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NZ election: PM, opposition make last appeals for votes

New Zealand Prime Minister Jacinda Ardern has urged voters to hand her and her governing centre-left Labour Party a strong mandate at Saturday’s general election.

In a Friday interview on Radio New Zealand, Ms. Ardern promised to provide the country a swifter recovery from the coronavirus pandemic.

“If you want pace and speed, give us a strong mandate,” she said.

“If we genuinely want to make sure what we are doing on child poverty and on climate change isn’t just a three year burst, I have to make sure it’s sustained….  It took decades to create, I need more than three years to fix it,” she added.

Forty-year-old Ms. Ardern has campaigned on her record of eliminating COVID-19 in New Zealand but recent polls, including the last before Saturday’s vote, have suggested her Labour Party may need support from the minor Greens Party to form a government.

New Zealand’s mixed member proportional (MMP) voting system often results in a close race and coalition governments. Opinion polls suggest that Labour has a comfortable two-digit lead over the main opposition centre-right National Party, led by sixty-one-year-old veteran politician, Judith Collins.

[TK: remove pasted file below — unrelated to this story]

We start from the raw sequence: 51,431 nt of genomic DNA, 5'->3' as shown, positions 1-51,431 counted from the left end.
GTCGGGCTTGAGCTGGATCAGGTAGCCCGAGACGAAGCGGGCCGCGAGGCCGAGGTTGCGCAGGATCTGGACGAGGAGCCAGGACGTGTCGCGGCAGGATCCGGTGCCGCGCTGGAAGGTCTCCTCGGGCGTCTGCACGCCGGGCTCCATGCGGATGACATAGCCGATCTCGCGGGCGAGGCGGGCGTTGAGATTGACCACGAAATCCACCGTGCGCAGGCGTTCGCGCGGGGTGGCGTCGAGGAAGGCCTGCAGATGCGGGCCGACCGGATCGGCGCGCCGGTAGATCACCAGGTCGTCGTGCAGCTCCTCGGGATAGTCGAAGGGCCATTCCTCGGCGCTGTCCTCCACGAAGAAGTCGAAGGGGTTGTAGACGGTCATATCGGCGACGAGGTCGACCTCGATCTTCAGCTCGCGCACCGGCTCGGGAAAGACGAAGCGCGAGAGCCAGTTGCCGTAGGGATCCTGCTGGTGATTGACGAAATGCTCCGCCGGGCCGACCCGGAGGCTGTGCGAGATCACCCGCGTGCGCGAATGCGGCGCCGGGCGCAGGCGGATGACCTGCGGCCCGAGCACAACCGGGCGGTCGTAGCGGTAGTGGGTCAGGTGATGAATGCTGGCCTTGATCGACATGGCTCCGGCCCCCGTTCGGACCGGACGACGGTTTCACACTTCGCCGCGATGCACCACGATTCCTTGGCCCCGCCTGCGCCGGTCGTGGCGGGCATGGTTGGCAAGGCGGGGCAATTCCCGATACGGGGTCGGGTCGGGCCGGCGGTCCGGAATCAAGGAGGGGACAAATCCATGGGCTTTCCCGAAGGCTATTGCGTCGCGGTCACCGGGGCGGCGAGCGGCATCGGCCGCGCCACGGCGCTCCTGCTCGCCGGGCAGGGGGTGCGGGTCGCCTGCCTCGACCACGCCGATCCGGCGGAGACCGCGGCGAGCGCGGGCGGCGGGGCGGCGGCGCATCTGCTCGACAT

In her own appeal to the electorate on Friday, Ms. Collins noted that a governing coalition of Labour and the Greens would be the first left-leaning government in more than a decade.  She warned voters such a scenario would mean more taxes and a business-unfriendly environment.

Ms. Collins has also said she is best placed to tackle New Zealand’s post-pandemic financial challenges.

Both leaders organised walkabouts across the country on Friday to woo undecided voters.

While life is back to normal within the country, its borders remain shut, with its key tourism sector in dire straits, and experts predicting a lasting recession.

On Thursday, Prime Minister Ardern raised the stakes in her final televised debate with Ms. Collins, vowing to quit politics if she loses the election.

Ms. Collins said she was hoping to win over the around 14% undecided voters.

However, some political observers have said an outright win by Ms. Ardern’s Labour cannot be discountenanced. In that case, it will become the first party in New Zealand to govern alone since the country switched to the MMP system twenty-four years ago.

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